Get used to hearing that phrase — I never thought I would see anything like this in my life — because you’ll be hearing it over and over again. Some of you will be saying it!

That includes the sub-category of “it has never been done before.”

Here it gets ominous:

A Washington Mutual failure would dwarf the largest bank collapse in U.S. history — Continental Illinois National Bank in 1984, with $33.6 billion in assets.

By comparison, WaMu and its subsidiaries had assets of $309.73 billion as of June 30 and IndyMac had $32 billion when it shut down.

Emphasis added by me.

That’s a little under one-third of a trillion dollars.

Now get this:

But Whalen said the Federal Reserve, the Treasury and Congress should “immediately devise” and announce a plan to backstop the FDIC with up to $500 billion in borrowing authority to meet cash needs for closing or selling failed banks.

They’re looking for a half-trillion dollars now!

And then there is this reminder:

There were 117 banks and thrifts considered to be in trouble in the second quarter, the highest level since 2003, according to FDIC data released last month. The agency doesn’t disclose the names of institutions on its internal list of troubled banks. On average, 13 percent of banks that make the list fail.

Only 117 institutions? I’ve already posted about 300 banks possibly failing — and just this week someone forcasted one thousand.

Defend yourself: See the list of banks that are candidates for collapse.

Educate yourself.

All prior Chronicles of Depression 2.0 posts. Read them before you must.

J.K. Rowling: Harvard Commencement Speech

September 17, 2008

I didn’t know about this. I’m surprised I haven’t heard of it until now. I found it via Pasta&Vinegar.

The Fringe Benefits of Failure, and the Importance of Imagination

There’s a video (22 minutes) and the text. The text doesn’t have the ad-libs, however, so watch the video first.

Some excerpts I like:

I was convinced that the only thing I wanted to do, ever, was to write novels. However, my parents, both of whom came from impoverished backgrounds and neither of whom had been to college, took the view that my overactive imagination was an amusing personal quirk that could never pay a mortgage, or secure a pension.

Emphasis added by me.

She had The Calling.

What is more, I cannot criticise my parents for hoping that I would never experience poverty. They had been poor themselves, and I have since been poor, and I quite agree with them that it is not an ennobling experience. Poverty entails fear, and stress, and sometimes depression; it means a thousand petty humiliations and hardships. Climbing out of poverty by your own efforts, that is indeed something on which to pride yourself, but poverty itself is romanticised only by fools.

Emphasis added by me.

Damn straight. It reminds me of that little bit of dialog from the classic movie Sullivan’s Travels:

You see, sir, rich people and theorists — who are usually rich people — think of poverty in the negative, as the lack of riches — as disease might be called the lack of health. But it isn’t, sir. Poverty is not the lack of anything, but a positive plague, virulent in itself, contagious as cholera, with filth, criminality, vice and despair as only a few of its symptoms. It is to be stayed away from, even for purposes of study. It is to be shunned.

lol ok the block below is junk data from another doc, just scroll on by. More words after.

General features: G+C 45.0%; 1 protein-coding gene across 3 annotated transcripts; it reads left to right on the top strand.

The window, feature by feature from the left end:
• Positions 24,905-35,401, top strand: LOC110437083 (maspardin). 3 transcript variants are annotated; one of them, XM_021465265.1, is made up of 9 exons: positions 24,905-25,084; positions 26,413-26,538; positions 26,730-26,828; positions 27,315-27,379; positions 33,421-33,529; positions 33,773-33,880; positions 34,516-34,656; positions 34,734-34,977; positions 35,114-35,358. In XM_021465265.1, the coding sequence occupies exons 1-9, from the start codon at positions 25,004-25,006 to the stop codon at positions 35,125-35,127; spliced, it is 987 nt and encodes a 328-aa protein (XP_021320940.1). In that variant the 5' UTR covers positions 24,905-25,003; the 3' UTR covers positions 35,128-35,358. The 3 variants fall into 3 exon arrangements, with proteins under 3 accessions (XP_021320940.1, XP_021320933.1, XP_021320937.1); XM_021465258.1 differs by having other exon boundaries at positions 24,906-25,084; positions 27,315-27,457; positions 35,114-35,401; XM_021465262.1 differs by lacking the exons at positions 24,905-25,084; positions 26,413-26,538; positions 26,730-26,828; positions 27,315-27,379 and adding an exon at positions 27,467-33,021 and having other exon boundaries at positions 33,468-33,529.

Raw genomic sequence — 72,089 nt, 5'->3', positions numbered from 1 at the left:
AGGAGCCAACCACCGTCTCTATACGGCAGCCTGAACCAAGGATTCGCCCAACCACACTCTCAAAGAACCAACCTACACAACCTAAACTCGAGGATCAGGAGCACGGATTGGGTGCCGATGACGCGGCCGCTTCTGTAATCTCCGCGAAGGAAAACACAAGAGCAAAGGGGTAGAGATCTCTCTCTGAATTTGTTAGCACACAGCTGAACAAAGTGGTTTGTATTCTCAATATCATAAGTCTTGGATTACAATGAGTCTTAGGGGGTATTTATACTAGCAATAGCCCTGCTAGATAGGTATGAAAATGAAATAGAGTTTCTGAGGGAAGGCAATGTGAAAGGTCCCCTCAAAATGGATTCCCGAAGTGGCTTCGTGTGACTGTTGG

More from J.K.:

What I feared most for myself at your age was not poverty, but failure.

And:

Ultimately, we all have to decide for ourselves what constitutes failure, but the world is quite eager to give you a set of criteria if you let it. So I think it fair to say that by any conventional measure, a mere seven years after my graduation day, I had failed on an epic scale. An exceptionally short-lived marriage had imploded, and I was jobless, a lone parent, and as poor as it is possible to be in modern Britain, without being homeless. The fears my parents had had for me, and that I had had for myself, had both come to pass, and by every usual standard, I was the biggest failure I knew.

Emphasis added by me.

I must reference:

For the thing which I greatly feared is come upon me, and that which I was afraid of is come unto me.

Job 3:25

Back to J.K.:

Now, I am not going to stand here and tell you that failure is fun. That period of my life was a dark one, and I had no idea that there was going to be what the press has since represented as a kind of fairy tale resolution. I had no idea how far the tunnel extended, and for a long time, any light at the end of it was a hope rather than a reality.

So why do I talk about the benefits of failure? Simply because failure meant a stripping away of the inessential. I stopped pretending to myself that I was anything other than what I was, and began to direct all my energy into finishing the only work that mattered to me. Had I really succeeded at anything else, I might never have found the determination to succeed in the one arena I believed I truly belonged. I was set free, because my greatest fear had already been realised, and I was still alive, and I still had a daughter whom I adored, and I had an old typewriter and a big idea. And so rock bottom became the solid foundation on which I rebuilt my life.

Emphasis added by me.

That “stripping away” is coming to many, many people, by the way.

J.K. worked in the research department of Amnesty International in London:

Every day of my working week in my early 20s I was reminded how incredibly fortunate I was, to live in a country with a democratically elected government, where legal representation and a public trial were the rights of everyone.

Emphasis added by me.

There is much more. But these are the parts that I chose to highlight.

Go see the video.

Previously here:

J.K. Rowling Wins Lawsuit Against Fan
Orson Scott Card Rips J.K. Rowling
J.K. Rowling Trial Ends
J.K. Rowling Is In NYC For Her Silly Lawsuit
More About That J.K. Rowling Lawsuit
J.K. Rowling Is Wrong
Quote: J.K. Rowling
J.K. Rowling: A Year In The Life

Writer Nathan Singer Gets A Tweet

September 17, 2008

docnoir is writer Anthony Neil Smith.